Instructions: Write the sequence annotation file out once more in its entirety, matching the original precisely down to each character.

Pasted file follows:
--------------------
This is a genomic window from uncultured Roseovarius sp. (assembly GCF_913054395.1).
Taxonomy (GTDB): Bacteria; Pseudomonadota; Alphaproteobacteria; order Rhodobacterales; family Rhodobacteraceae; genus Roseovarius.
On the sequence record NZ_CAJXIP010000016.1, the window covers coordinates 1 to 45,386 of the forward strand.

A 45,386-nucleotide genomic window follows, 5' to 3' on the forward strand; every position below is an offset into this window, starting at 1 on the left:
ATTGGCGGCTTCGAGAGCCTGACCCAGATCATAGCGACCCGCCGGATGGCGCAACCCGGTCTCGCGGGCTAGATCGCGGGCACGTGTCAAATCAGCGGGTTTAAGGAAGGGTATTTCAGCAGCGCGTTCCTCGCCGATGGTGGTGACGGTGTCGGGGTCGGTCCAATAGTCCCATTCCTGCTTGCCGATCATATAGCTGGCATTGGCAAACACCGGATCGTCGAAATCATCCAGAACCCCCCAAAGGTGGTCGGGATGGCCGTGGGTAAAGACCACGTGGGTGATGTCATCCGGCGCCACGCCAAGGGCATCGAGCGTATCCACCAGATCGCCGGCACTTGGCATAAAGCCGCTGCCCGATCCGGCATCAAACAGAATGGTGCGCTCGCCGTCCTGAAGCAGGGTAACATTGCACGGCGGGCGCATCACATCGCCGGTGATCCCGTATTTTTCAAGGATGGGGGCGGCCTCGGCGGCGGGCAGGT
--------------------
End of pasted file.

This is a genomic window from uncultured Roseovarius sp. (assembly GCF_913054395.1).
Taxonomy (GTDB): Bacteria; Pseudomonadota; Alphaproteobacteria; order Rhodobacterales; family Rhodobacteraceae; genus Roseovarius.
On the sequence record NZ_CAJXIP010000016.1, the window covers coordinates 1 to 45,386 of the forward strand.

A 45,386-nucleotide genomic window follows, 5' to 3' on the forward strand; every position below is an offset into this window, starting at 1 on the left:
ATTGGCGGCTTCGAGAGCCTGACCCAGATCATAGCGACCCGCCGGATGGCGCAACCCGGTCTCGCGGGCTAGATCGCGGGCACGTGTCAAATCAGCGGGTTTAAGGAAGGGTATTTCAGCAGCGCGTTCCTCGCCGATGGTGGTGACGGTGTCGGGGTCGGTCCAATAGTCCCATTCCTGCTTGCCGATCATATAGCTGGCATTGGCAAACACCGGATCGTCGAAATCATCCAGAACCCCCCAAAGGTGGTCGGGATGGCCGTGGGTAAAGACCACGTGGGTGATGTCATCCGGCGCCACGCCAAGGGCATCGAGCGTATCCACCAGATCGCCGGCACTTGGCATAAAGCCGCTGCCCGATCCGGCATCAAACAGAATGGTGCGCTCGCCGTCCTGAAGCAGGGTAACATTGCACGGCGGGCGCATCACATCGCCGGTGATCCCGTATTTTTCAAGGATGGGGGCGGCCTCGGCGGCGGGCAGGT